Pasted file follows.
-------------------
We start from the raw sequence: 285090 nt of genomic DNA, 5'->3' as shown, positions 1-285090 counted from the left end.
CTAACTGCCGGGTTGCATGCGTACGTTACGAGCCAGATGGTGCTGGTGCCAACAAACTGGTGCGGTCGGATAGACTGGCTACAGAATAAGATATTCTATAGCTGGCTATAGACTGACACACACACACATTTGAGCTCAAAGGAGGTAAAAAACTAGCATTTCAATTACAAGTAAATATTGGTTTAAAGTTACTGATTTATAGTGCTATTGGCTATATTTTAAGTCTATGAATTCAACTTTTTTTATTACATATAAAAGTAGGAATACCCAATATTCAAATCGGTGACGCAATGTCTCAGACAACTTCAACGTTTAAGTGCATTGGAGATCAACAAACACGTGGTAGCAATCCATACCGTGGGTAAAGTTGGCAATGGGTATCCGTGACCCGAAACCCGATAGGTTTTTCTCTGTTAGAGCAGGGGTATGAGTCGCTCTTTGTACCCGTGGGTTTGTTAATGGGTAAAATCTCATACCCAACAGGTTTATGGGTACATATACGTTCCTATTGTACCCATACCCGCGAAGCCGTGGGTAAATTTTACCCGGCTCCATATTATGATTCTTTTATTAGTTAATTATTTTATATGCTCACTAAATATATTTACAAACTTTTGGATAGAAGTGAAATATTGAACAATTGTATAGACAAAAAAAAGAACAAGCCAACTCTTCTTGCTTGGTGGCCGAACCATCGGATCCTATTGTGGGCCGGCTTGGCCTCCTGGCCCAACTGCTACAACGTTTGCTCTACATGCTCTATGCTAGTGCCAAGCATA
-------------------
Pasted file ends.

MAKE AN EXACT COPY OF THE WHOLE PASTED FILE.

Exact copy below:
We start from the raw sequence: 285090 nt of genomic DNA, 5'->3' as shown, positions 1-285090 counted from the left end.
CTAACTGCCGGGTTGCATGCGTACGTTACGAGCCAGATGGTGCTGGTGCCAACAAACTGGTGCGGTCGGATAGACTGGCTACAGAATAAGATATTCTATAGCTGGCTATAGACTGACACACACACACATTTGAGCTCAAAGGAGGTAAAAAACTAGCATTTCAATTACAAGTAAATATTGGTTTAAAGTTACTGATTTATAGTGCTATTGGCTATATTTTAAGTCTATGAATTCAACTTTTTTTATTACATATAAAAGTAGGAATACCCAATATTCAAATCGGTGACGCAATGTCTCAGACAACTTCAACGTTTAAGTGCATTGGAGATCAACAAACACGTGGTAGCAATCCATACCGTGGGTAAAGTTGGCAATGGGTATCCGTGACCCGAAACCCGATAGGTTTTTCTCTGTTAGAGCAGGGGTATGAGTCGCTCTTTGTACCCGTGGGTTTGTTAATGGGTAAAATCTCATACCCAACAGGTTTATGGGTACATATACGTTCCTATTGTACCCATACCCGCGAAGCCGTGGGTAAATTTTACCCGGCTCCATATTATGATTCTTTTATTAGTTAATTATTTTATATGCTCACTAAATATATTTACAAACTTTTGGATAGAAGTGAAATATTGAACAATTGTATAGACAAAAAAAAGAACAAGCCAACTCTTCTTGCTTGGTGGCCGAACCATCGGATCCTATTGTGGGCCGGCTTGGCCTCCTGGCCCAACTGCTACAACGTTTGCTCTACATGCTCTATGCTAGTGCCAAGCATA